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Endocrinol Metab. 2014 Mar;29(1):54-61. English. Original Article. https://doi.org/10.3803/EnM.2014.29.1.54
Hong JM , Park CS , Nam-Goong IS , Kim YS , Lee JC , Han MW , Choi JI , Kim YI , Kim ES .
Department of Internal Medicine, Ulsan University Hospital, University of Ulsan College of Medicine, Ulsan, Korea. endo10@daum.net
Department of General Surgery, Ulsan University Hospital, University of Ulsan College of Medicine, Ulsan, Korea.
Department of Otolaryngology, Ulsan University Hospital, University of Ulsan College of Medicine, Ulsan, Korea.
Biomedical Research Center, Ulsan University Hospital, University of Ulsan College of Medicine, Ulsan, Korea.
Abstract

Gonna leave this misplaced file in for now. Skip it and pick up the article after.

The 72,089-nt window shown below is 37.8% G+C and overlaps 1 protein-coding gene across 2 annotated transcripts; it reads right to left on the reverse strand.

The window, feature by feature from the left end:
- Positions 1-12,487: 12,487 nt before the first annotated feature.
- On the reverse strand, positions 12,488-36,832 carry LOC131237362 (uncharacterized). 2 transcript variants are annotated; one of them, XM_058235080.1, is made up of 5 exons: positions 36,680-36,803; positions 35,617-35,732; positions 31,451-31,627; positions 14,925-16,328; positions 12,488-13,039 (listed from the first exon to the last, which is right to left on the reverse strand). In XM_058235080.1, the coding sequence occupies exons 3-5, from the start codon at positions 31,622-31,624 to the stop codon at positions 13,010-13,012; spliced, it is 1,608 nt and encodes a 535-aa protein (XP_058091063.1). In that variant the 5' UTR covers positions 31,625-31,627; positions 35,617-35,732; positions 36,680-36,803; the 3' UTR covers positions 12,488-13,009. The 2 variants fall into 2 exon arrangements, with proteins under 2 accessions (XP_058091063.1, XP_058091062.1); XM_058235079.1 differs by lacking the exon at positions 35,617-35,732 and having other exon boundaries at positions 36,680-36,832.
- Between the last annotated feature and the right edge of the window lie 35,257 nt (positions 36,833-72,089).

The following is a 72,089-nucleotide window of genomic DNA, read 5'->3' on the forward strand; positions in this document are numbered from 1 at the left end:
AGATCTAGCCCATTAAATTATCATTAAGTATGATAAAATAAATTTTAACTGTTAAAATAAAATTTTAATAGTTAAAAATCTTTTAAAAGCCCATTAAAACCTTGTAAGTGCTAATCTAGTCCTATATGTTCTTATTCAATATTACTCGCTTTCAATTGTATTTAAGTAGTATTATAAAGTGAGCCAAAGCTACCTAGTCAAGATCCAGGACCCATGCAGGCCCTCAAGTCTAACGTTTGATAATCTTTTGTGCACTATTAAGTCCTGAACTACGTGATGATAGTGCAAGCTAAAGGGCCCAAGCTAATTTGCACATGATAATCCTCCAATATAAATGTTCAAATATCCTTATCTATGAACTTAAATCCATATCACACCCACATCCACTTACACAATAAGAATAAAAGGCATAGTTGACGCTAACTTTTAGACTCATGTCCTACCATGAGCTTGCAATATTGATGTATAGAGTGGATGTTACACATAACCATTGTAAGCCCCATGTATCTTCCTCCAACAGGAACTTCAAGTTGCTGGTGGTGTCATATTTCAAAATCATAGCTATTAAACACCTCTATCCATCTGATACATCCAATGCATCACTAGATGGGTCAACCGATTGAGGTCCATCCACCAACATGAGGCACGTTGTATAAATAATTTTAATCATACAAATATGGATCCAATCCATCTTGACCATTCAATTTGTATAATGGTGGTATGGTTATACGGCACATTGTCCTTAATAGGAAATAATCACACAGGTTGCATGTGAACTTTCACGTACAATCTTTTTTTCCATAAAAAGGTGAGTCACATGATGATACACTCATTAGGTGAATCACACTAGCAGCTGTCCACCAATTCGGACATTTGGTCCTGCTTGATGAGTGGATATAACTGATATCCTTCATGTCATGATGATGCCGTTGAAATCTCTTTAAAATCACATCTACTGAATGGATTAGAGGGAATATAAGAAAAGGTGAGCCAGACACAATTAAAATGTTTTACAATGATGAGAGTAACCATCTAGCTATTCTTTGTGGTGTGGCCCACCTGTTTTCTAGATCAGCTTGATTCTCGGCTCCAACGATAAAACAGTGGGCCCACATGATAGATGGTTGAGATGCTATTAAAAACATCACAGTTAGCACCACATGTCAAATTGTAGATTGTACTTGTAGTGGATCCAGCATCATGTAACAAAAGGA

BACKGROUND: Anaplastic thyroid cancer (ATC) is one of the most aggressive malignancies in humans, and its progression is poorly controlled by existing therapeutic methods. Curcumin has been shown to suppress inflammation and angiogenesis. In this study, we evaluated whether curcumin could augment docetaxel-induced apoptosis of ATC cells. We also analyzed changes in nuclear factor kappaB (NF-kappaB) and cyclooxygenase-2 (COX-2) expression levels to delineate possible mechanisms of their combined action. METHODS: ATC cells were cultured and treated with curcumin and docetaxel alone or in combination. The effects on cell viability were determined by MTS assay. Apoptosis was assessed by annexin V staining and confirmed by flow cytometric analysis. Caspase, COX-2, NF-kappaB levels were assayed by Western blotting. RESULTS: Curcumin combined with docetaxel led to lower cell viability than treatment with docetaxel or curcumin alone. Annexin V staining followed by flow cytometric analysis demonstrated that curcumin treatment enhanced the docetaxel-induced apoptosis of ATC cells. Additionally, curcumin inhibited docetaxel-induced p65 activation and COX-2 expression. CONCLUSION: We conclude that curcumin may enhance docetaxel's antitumor activity in ATC cells by interfering with NF-kappaB and COX-2. Our results suggest that curcumin may emerge as an attractive therapeutic candidate to enhance the antitumor activity of taxanes in ATC treatment.

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